Christian Bök opened his performative reading at the Eastern Michigan University’s Sponberg Theatre on the 19th of October by warming his vocal chords on stage via two covers of Dada poems that would leave most normal human beings stumbling over their syllables and gasping for air. What most people would be wholly unable to possibly read, even nonverbally, Bök performed with haste and ease. Through these poems, the Canadian author established himself immediately as a spoken force to be dealt with. This opening to his reading, quickly affirmed the author as an intense performer.

After the two initial works read, Bök proceeded to guide the audience through the furthest possibilities of the human dialect. Reading mostly from his masterpiece of conceptual and creative writing, “Eunoia,” the poet proceeded to provide the audience with an even sampling of each of the novel’s chapters, performing each in a voice that matched the ‘color’ of that individual chapter’s vowel. Along with the differing voices applied to the sections read from the divergent chapters, came also a matching physicality. Between his movements, and his tonal selection, the sections that he read (most of which seemed young and playful, as to match the audience), were brought into a new light that cannot exist on the page. This sampling of each letter’s color, greatly inspired by Arthur Rimbaud, guided the audience, both of which had and had not yet read the text, through the possible personalities of the English language.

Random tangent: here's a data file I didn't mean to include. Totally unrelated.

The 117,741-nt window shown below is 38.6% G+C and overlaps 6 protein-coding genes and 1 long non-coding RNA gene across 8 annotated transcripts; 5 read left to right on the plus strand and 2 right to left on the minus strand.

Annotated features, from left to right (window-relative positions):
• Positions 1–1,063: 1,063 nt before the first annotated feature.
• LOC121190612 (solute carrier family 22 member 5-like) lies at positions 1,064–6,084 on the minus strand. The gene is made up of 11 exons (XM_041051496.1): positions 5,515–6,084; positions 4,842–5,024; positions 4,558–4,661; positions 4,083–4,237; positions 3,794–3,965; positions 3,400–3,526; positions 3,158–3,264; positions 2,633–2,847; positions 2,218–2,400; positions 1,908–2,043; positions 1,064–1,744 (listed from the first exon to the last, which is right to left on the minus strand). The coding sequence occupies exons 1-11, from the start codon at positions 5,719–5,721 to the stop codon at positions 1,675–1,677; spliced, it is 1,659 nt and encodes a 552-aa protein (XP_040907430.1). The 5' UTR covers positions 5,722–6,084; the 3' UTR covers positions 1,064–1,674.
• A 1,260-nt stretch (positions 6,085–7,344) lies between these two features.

After reading a number of translations of the poetry found the, ‘Vowels,’ section of “Eunoia,” as well as some of his more recent work (including a poem waiting to encoded on bacteria that will synthesize another poem in the form of a protein), Bök proceeded to close the reading with another work of Dadaism. According to Bök, the poem generally takes forty minutes to read, yet he claimed to be able to complete the whole in ten. Reading quickly, as he did most of the performance, the author provided the audience with a triumphant coda to the night, as it appeared that he existed immune to making any sort of mistake at all as he read a large section of the already lengthy, and tough work. At that point, the reading had come full circle, completing its tour of the authors wide range of poetic endeavors. It is easy to say that I left in sheer astonishment, and my feeling was only reaffirmed as another audience member that was existing at the same time as I said something along the lines of, “I feel like I just listened to another language for an hour.”

David Boeving reviews CRTW Faculty BathHouse Reading

David Boeving reviews the Creative Writing Faculty’s recent reading that was part of the BathHouse reading series: